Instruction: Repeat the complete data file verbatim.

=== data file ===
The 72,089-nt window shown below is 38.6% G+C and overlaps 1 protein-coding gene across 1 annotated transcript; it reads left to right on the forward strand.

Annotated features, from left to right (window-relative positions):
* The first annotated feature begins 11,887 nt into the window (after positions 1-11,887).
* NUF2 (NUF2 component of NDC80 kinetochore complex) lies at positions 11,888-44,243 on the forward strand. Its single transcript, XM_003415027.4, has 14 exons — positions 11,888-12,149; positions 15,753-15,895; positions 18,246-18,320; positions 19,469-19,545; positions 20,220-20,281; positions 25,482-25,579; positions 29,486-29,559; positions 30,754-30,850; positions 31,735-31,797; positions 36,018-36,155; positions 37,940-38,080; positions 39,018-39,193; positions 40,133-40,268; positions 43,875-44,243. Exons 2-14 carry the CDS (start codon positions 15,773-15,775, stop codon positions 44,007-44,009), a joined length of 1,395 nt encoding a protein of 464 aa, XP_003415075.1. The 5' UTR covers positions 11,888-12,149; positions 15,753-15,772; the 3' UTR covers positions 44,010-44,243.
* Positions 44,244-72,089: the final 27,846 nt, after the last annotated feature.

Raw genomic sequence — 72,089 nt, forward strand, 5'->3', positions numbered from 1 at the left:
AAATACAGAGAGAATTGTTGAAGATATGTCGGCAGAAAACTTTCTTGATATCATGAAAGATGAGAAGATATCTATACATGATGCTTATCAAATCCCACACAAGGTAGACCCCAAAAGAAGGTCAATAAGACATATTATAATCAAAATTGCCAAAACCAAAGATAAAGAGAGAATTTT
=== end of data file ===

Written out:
The 72,089-nt window shown below is 38.6% G+C and overlaps 1 protein-coding gene across 1 annotated transcript; it reads left to right on the forward strand.

Annotated features, from left to right (window-relative positions):
* The first annotated feature begins 11,887 nt into the window (after positions 1-11,887).
* NUF2 (NUF2 component of NDC80 kinetochore complex) lies at positions 11,888-44,243 on the forward strand. Its single transcript, XM_003415027.4, has 14 exons — positions 11,888-12,149; positions 15,753-15,895; positions 18,246-18,320; positions 19,469-19,545; positions 20,220-20,281; positions 25,482-25,579; positions 29,486-29,559; positions 30,754-30,850; positions 31,735-31,797; positions 36,018-36,155; positions 37,940-38,080; positions 39,018-39,193; positions 40,133-40,268; positions 43,875-44,243. Exons 2-14 carry the CDS (start codon positions 15,773-15,775, stop codon positions 44,007-44,009), a joined length of 1,395 nt encoding a protein of 464 aa, XP_003415075.1. The 5' UTR covers positions 11,888-12,149; positions 15,753-15,772; the 3' UTR covers positions 44,010-44,243.
* Positions 44,244-72,089: the final 27,846 nt, after the last annotated feature.

Raw genomic sequence — 72,089 nt, forward strand, 5'->3', positions numbered from 1 at the left:
AAATACAGAGAGAATTGTTGAAGATATGTCGGCAGAAAACTTTCTTGATATCATGAAAGATGAGAAGATATCTATACATGATGCTTATCAAATCCCACACAAGGTAGACCCCAAAAGAAGGTCAATAAGACATATTATAATCAAAATTGCCAAAACCAAAGATAAAGAGAGAATTTT